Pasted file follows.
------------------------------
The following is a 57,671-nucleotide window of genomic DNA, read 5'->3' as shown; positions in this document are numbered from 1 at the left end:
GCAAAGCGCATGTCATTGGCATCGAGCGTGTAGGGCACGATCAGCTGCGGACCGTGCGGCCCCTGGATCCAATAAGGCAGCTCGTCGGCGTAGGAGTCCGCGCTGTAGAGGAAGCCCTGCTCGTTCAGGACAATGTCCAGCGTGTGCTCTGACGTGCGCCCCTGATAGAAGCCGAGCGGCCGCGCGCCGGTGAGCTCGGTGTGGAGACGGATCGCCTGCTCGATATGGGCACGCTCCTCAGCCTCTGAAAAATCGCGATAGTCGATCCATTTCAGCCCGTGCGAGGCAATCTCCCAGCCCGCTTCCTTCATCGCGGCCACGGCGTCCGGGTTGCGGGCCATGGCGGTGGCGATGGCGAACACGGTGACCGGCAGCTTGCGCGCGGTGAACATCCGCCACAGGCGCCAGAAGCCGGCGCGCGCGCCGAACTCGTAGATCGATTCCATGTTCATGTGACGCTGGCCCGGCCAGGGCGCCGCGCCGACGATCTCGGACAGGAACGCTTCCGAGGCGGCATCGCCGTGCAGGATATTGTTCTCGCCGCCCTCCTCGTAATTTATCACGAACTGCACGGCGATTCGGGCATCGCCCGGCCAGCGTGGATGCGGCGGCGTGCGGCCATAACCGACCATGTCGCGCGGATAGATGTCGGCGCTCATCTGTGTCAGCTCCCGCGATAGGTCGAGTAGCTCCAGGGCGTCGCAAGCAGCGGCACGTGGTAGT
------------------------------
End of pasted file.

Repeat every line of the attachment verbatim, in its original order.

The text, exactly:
The following is a 57,671-nucleotide window of genomic DNA, read 5'->3' as shown; positions in this document are numbered from 1 at the left end:
GCAAAGCGCATGTCATTGGCATCGAGCGTGTAGGGCACGATCAGCTGCGGACCGTGCGGCCCCTGGATCCAATAAGGCAGCTCGTCGGCGTAGGAGTCCGCGCTGTAGAGGAAGCCCTGCTCGTTCAGGACAATGTCCAGCGTGTGCTCTGACGTGCGCCCCTGATAGAAGCCGAGCGGCCGCGCGCCGGTGAGCTCGGTGTGGAGACGGATCGCCTGCTCGATATGGGCACGCTCCTCAGCCTCTGAAAAATCGCGATAGTCGATCCATTTCAGCCCGTGCGAGGCAATCTCCCAGCCCGCTTCCTTCATCGCGGCCACGGCGTCCGGGTTGCGGGCCATGGCGGTGGCGATGGCGAACACGGTGACCGGCAGCTTGCGCGCGGTGAACATCCGCCACAGGCGCCAGAAGCCGGCGCGCGCGCCGAACTCGTAGATCGATTCCATGTTCATGTGACGCTGGCCCGGCCAGGGCGCCGCGCCGACGATCTCGGACAGGAACGCTTCCGAGGCGGCATCGCCGTGCAGGATATTGTTCTCGCCGCCCTCCTCGTAATTTATCACGAACTGCACGGCGATTCGGGCATCGCCCGGCCAGCGTGGATGCGGCGGCGTGCGGCCATAACCGACCATGTCGCGCGGATAGATGTCGGCGCTCATCTGTGTCAGCTCCCGCGATAGGTCGAGTAGCTCCAGGGCGTCGCAAGCAGCGGCACGTGGTAGT